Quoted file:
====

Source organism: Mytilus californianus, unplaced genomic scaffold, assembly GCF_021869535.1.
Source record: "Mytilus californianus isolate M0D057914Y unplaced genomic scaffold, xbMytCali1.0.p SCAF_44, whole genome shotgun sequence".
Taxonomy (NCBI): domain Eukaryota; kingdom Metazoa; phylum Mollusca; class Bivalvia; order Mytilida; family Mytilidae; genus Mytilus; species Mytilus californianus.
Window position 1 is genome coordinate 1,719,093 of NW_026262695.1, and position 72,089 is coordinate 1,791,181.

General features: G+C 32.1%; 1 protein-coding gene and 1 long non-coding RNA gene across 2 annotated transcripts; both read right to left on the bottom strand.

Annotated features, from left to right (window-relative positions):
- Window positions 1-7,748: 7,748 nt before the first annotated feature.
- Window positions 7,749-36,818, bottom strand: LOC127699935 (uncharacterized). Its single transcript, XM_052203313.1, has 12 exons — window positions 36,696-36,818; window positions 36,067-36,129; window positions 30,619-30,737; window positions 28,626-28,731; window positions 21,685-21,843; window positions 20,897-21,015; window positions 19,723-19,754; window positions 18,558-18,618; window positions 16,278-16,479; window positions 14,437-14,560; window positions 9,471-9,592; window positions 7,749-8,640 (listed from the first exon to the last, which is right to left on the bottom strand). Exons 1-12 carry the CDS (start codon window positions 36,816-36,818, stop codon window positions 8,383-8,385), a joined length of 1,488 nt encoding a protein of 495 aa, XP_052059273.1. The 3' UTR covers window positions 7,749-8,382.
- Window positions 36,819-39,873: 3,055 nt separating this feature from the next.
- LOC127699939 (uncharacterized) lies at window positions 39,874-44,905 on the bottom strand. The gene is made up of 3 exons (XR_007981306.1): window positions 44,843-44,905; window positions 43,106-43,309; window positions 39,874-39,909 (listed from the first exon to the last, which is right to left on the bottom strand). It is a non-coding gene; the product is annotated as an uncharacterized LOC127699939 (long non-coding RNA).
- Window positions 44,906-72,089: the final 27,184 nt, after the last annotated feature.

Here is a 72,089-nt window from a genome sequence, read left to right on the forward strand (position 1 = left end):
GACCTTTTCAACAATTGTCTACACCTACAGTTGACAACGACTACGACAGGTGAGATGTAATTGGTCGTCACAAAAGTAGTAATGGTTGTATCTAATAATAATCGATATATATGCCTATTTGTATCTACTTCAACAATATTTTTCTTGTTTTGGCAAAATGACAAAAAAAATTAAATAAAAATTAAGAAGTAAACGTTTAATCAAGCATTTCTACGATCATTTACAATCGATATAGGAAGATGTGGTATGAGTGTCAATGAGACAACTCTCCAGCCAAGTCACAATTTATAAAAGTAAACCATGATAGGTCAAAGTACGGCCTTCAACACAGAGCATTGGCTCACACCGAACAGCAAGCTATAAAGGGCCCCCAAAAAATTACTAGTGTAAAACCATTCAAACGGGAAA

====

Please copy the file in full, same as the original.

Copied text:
Source organism: Mytilus californianus, unplaced genomic scaffold, assembly GCF_021869535.1.
Source record: "Mytilus californianus isolate M0D057914Y unplaced genomic scaffold, xbMytCali1.0.p SCAF_44, whole genome shotgun sequence".
Taxonomy (NCBI): domain Eukaryota; kingdom Metazoa; phylum Mollusca; class Bivalvia; order Mytilida; family Mytilidae; genus Mytilus; species Mytilus californianus.
Window position 1 is genome coordinate 1,719,093 of NW_026262695.1, and position 72,089 is coordinate 1,791,181.

General features: G+C 32.1%; 1 protein-coding gene and 1 long non-coding RNA gene across 2 annotated transcripts; both read right to left on the bottom strand.

Annotated features, from left to right (window-relative positions):
- Window positions 1-7,748: 7,748 nt before the first annotated feature.
- Window positions 7,749-36,818, bottom strand: LOC127699935 (uncharacterized). Its single transcript, XM_052203313.1, has 12 exons — window positions 36,696-36,818; window positions 36,067-36,129; window positions 30,619-30,737; window positions 28,626-28,731; window positions 21,685-21,843; window positions 20,897-21,015; window positions 19,723-19,754; window positions 18,558-18,618; window positions 16,278-16,479; window positions 14,437-14,560; window positions 9,471-9,592; window positions 7,749-8,640 (listed from the first exon to the last, which is right to left on the bottom strand). Exons 1-12 carry the CDS (start codon window positions 36,816-36,818, stop codon window positions 8,383-8,385), a joined length of 1,488 nt encoding a protein of 495 aa, XP_052059273.1. The 3' UTR covers window positions 7,749-8,382.
- Window positions 36,819-39,873: 3,055 nt separating this feature from the next.
- LOC127699939 (uncharacterized) lies at window positions 39,874-44,905 on the bottom strand. The gene is made up of 3 exons (XR_007981306.1): window positions 44,843-44,905; window positions 43,106-43,309; window positions 39,874-39,909 (listed from the first exon to the last, which is right to left on the bottom strand). It is a non-coding gene; the product is annotated as an uncharacterized LOC127699939 (long non-coding RNA).
- Window positions 44,906-72,089: the final 27,184 nt, after the last annotated feature.

Here is a 72,089-nt window from a genome sequence, read left to right on the forward strand (position 1 = left end):
GACCTTTTCAACAATTGTCTACACCTACAGTTGACAACGACTACGACAGGTGAGATGTAATTGGTCGTCACAAAAGTAGTAATGGTTGTATCTAATAATAATCGATATATATGCCTATTTGTATCTACTTCAACAATATTTTTCTTGTTTTGGCAAAATGACAAAAAAAATTAAATAAAAATTAAGAAGTAAACGTTTAATCAAGCATTTCTACGATCATTTACAATCGATATAGGAAGATGTGGTATGAGTGTCAATGAGACAACTCTCCAGCCAAGTCACAATTTATAAAAGTAAACCATGATAGGTCAAAGTACGGCCTTCAACACAGAGCATTGGCTCACACCGAACAGCAAGCTATAAAGGGCCCCCAAAAAATTACTAGTGTAAAACCATTCAAACGGGAAA